Kia ora koutou,

We have undertaken our regular review of our COVID-19 Testing Guidance for the Health Sector and I’m writing to inform you that there is now an updated version of this document on the Ministry’s website, replacing the testing guidance that was in force from 15 April – 26 May 2021.

For the period ending 7 July 2021, the primary focus of the Testing Plan is testing at the border to quickly identify and manage infections in those most at risk in order to decrease the risk that COVID-19 enters New Zealand communities where it may spread undetected. The focus is on testing arrivals into New Zealand, international air and maritime crew, and border facing workers (including MIQ workers) – as mandated by the Air and Maritime Border Orders and the Required Testing Order.

The secondary focus of the Testing Plan is testing in the community to quickly test and identify any cases of COVID-19, should it be present. For this reason, the Ministry recommends testing all those who present with clinical symptoms consistent with COVID-19.

Key updates to the Testing Guidance for the Health Sector include:

  • People should be tested if symptomatic, or under the border Testing Order, regardless of their vaccination status
  • Testing anyone who is symptomatic is particularly important as we head into winter
  • Contacts have been removed from the HIS criteria; there is separate Ministry of Health information about testing for contacts
  • People in New Zealand under Quarantine-Free Travel arrangements should be tested if symptomatic. They should also be considered as part of the HIS groups that might apply to their workplace/ situation in their country of origin
  • Elderly people should be tested if symptomatic
  • For children, the severity of illness should not drive the decision whether or not to test. Test if they meet HIS criteria, are a contact of a case, if otherwise clinically indicated, or by parental request.

Focus for the next six weeks

For the six-week period of 27 May to 7 July, the testing approach should continue to focus on:

  • Testing anyone with symptoms of COVID-19 in all regions (with the proviso that exceptions can be made for young children).
  • Testing as part of any wider case or outbreak investigation.  In particular, targeted testing, for example by geographic locations or for specific populations, should be considered in this setting.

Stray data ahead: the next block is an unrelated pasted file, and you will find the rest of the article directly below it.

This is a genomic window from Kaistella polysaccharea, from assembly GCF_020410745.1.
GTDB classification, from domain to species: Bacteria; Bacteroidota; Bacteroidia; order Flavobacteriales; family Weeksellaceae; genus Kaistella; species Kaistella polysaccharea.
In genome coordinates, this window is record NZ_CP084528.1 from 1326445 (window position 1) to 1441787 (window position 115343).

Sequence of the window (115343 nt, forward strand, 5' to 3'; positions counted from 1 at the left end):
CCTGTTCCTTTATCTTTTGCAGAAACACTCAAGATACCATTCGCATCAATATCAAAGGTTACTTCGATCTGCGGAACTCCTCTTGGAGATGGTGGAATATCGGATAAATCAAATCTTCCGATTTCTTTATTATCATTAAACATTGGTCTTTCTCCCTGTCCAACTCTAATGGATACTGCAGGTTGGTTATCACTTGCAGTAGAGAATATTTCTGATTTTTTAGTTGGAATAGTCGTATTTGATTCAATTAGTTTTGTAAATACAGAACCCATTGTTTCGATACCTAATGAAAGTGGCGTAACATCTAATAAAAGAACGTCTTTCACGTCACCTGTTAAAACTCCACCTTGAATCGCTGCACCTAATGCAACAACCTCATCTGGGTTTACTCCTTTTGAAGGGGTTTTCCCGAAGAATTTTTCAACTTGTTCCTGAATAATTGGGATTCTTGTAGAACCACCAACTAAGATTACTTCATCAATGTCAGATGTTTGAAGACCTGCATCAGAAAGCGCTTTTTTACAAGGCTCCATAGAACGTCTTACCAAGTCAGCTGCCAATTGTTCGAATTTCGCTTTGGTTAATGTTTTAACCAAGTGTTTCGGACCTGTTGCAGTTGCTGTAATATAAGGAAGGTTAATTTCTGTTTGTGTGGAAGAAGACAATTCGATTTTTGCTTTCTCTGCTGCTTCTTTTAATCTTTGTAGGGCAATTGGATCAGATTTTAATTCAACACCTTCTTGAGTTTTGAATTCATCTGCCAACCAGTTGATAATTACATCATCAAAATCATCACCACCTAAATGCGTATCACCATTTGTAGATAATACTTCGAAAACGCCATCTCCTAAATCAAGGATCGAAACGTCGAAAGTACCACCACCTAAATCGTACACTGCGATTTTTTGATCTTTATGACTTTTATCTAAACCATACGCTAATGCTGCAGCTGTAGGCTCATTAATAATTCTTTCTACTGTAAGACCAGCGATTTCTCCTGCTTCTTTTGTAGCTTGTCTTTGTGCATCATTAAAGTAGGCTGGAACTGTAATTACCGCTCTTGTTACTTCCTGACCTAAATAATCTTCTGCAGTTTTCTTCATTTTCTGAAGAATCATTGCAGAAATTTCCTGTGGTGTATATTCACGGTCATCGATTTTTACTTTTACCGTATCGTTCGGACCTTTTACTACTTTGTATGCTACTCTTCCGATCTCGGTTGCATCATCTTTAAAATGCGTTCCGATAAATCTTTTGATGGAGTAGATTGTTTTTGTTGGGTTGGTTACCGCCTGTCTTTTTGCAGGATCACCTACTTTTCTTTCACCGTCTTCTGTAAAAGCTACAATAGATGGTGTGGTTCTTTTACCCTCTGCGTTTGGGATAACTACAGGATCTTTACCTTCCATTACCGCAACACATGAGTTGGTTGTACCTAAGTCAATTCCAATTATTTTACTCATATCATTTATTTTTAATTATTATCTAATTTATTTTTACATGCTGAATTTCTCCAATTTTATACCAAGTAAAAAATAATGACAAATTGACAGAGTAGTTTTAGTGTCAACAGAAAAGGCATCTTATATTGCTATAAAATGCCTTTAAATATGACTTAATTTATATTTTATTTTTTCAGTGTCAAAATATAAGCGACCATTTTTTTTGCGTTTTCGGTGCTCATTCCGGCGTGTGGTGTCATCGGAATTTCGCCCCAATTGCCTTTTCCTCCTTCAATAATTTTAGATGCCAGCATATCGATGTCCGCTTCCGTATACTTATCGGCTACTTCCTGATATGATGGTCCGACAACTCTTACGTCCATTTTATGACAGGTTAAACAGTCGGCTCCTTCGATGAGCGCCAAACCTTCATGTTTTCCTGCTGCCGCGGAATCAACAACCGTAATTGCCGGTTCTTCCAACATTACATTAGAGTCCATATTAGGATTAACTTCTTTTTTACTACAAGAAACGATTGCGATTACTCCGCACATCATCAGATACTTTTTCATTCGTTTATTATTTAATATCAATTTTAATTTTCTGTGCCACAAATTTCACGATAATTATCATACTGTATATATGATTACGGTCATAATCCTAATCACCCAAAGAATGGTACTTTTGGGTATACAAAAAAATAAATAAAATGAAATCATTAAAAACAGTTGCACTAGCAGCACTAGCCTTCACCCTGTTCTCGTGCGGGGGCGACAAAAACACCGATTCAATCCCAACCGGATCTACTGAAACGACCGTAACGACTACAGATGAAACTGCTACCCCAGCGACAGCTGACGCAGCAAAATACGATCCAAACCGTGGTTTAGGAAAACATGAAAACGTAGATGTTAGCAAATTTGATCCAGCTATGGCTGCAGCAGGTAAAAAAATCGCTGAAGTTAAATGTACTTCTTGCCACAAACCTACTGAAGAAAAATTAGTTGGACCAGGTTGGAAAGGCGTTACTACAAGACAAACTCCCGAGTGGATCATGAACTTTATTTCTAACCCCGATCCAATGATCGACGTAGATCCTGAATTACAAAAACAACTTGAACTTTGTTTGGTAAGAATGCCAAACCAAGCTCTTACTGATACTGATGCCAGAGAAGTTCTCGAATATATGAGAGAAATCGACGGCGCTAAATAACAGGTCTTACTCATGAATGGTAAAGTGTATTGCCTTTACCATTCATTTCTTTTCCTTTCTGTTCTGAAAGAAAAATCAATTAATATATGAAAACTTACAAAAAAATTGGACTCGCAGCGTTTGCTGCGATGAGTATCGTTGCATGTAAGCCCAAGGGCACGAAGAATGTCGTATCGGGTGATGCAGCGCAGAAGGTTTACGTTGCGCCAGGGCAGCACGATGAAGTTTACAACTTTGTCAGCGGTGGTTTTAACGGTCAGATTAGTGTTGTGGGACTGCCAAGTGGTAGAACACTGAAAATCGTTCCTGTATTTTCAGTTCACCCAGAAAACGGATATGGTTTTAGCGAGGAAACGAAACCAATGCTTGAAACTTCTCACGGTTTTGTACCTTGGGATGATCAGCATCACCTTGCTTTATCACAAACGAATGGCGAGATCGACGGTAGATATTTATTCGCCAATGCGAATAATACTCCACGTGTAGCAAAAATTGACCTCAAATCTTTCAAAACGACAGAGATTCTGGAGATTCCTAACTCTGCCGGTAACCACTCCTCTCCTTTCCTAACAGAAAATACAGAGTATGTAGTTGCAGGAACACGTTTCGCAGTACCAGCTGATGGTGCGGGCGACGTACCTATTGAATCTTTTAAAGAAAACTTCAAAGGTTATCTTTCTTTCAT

The continuing need to be vigilant and to scrutinize and, where necessary, bolster our border defences has been underscored by the emergence internationally, and the arrival at our border over recent months, of new and more transmissible variants of the virus.

There is emerging evidence that the newer variants of SARS-CoV-2 can present with flu-like symptoms and muscle aches and pain rather than respiratory symptoms. For people who meet the Higher Index of Suspicion (HIS) criteria or are contacts of these people, if there is not another more likely diagnosis, they should be tested for COVID-19 if they have these symptoms.

Testing supplements infection protection and control measures already in place in border settings such as physical distancing, personal protective equipment, physical barriers, daily health checks and symptomatic people staying home. And the vaccination roll-out is another key tool we’re using to reduce the spread of infection.

As our vaccination programme ramps up across New Zealand it is important that we stay the course and remain focused and vigilant as we continue to discover new cases of COVID-19 at the border, especially from countries who are experiencing resurgences of the virus in their communities.

A key message for all New Zealanders who are required to be vaccinated as part of our border protections, is that even if they have been vaccinated, they must still continue to be regularly tested.

Under the Quarantine Free Travel arrangements with Australia and the Cook Islands, recent arrivals from those locations should be managed as if they are part of the New Zealand population, tested if symptomatic, and considered as part of the HIS groups that might apply to their workplace / situation in their country of origin.

Testing anyone who is symptomatic is particularly important as we head into winter. Anyone who is symptomatic should be tested as a priority, irrespective of region or other risk criteria, (with the proviso that exceptions can be made for young children, as noted in the updated Testing Guidance document).

Community testing needs to continue to focus on reducing barriers to testing and needs to include non-appointment-based options.

To ensure that testing is equitably available for all those with symptoms, approaches should continue to be developed with Māori and Pacific communities, health leaders and health providers. DHB cultural and community liaison roles will have a key role in planning and implementing these approaches.   

Overall community testing rates for Māori (as measured by test numbers per 1,000 population) are generally lower than testing rates for non-Māori in most regions, with the notable exception of Counties Manukau, but have been improving over the last three months after falling back in the fourth quarter of 2020. Testing rates for Pacific peoples are higher than for non-Pacific in most areas.

As always, I acknowledge and thank you for your continued commitment to keep Aotearoa New Zealand safe from COVID-19 and welcome any feedback you have.

The full current advice for the period ending 7 July 2021 is available here.

Ngā mihi,


Michelle Branney  l  Manager Testing Operations  l  COVID-19 Health System Response  l Ph 021 641 672

Ministry of Health  l